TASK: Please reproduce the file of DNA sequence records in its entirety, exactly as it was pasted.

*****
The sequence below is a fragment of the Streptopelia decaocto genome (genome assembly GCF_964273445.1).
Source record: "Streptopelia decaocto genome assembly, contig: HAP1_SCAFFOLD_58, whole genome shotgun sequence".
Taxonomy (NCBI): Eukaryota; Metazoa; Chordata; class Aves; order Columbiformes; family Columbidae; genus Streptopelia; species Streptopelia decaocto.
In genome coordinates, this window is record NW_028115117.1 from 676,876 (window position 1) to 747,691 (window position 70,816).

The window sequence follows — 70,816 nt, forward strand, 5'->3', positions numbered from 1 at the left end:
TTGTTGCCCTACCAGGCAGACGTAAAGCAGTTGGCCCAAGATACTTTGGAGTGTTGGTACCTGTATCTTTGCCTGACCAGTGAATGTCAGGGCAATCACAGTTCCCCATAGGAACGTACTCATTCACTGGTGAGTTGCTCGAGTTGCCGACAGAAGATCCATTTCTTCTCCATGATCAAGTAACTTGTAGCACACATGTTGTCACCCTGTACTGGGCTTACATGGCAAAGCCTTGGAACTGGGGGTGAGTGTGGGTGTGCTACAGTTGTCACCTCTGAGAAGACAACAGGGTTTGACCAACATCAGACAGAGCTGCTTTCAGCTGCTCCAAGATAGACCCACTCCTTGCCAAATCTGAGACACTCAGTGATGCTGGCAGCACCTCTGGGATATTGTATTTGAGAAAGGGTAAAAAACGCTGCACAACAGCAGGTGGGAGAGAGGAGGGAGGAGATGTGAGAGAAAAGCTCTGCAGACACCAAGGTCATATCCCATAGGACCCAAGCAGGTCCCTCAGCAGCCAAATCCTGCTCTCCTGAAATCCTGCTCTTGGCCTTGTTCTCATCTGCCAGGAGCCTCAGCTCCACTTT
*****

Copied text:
The sequence below is a fragment of the Streptopelia decaocto genome (genome assembly GCF_964273445.1).
Source record: "Streptopelia decaocto genome assembly, contig: HAP1_SCAFFOLD_58, whole genome shotgun sequence".
Taxonomy (NCBI): Eukaryota; Metazoa; Chordata; class Aves; order Columbiformes; family Columbidae; genus Streptopelia; species Streptopelia decaocto.
In genome coordinates, this window is record NW_028115117.1 from 676,876 (window position 1) to 747,691 (window position 70,816).

The window sequence follows — 70,816 nt, forward strand, 5'->3', positions numbered from 1 at the left end:
TTGTTGCCCTACCAGGCAGACGTAAAGCAGTTGGCCCAAGATACTTTGGAGTGTTGGTACCTGTATCTTTGCCTGACCAGTGAATGTCAGGGCAATCACAGTTCCCCATAGGAACGTACTCATTCACTGGTGAGTTGCTCGAGTTGCCGACAGAAGATCCATTTCTTCTCCATGATCAAGTAACTTGTAGCACACATGTTGTCACCCTGTACTGGGCTTACATGGCAAAGCCTTGGAACTGGGGGTGAGTGTGGGTGTGCTACAGTTGTCACCTCTGAGAAGACAACAGGGTTTGACCAACATCAGACAGAGCTGCTTTCAGCTGCTCCAAGATAGACCCACTCCTTGCCAAATCTGAGACACTCAGTGATGCTGGCAGCACCTCTGGGATATTGTATTTGAGAAAGGGTAAAAAACGCTGCACAACAGCAGGTGGGAGAGAGGAGGGAGGAGATGTGAGAGAAAAGCTCTGCAGACACCAAGGTCATATCCCATAGGACCCAAGCAGGTCCCTCAGCAGCCAAATCCTGCTCTCCTGAAATCCTGCTCTTGGCCTTGTTCTCATCTGCCAGGAGCCTCAGCTCCACTTT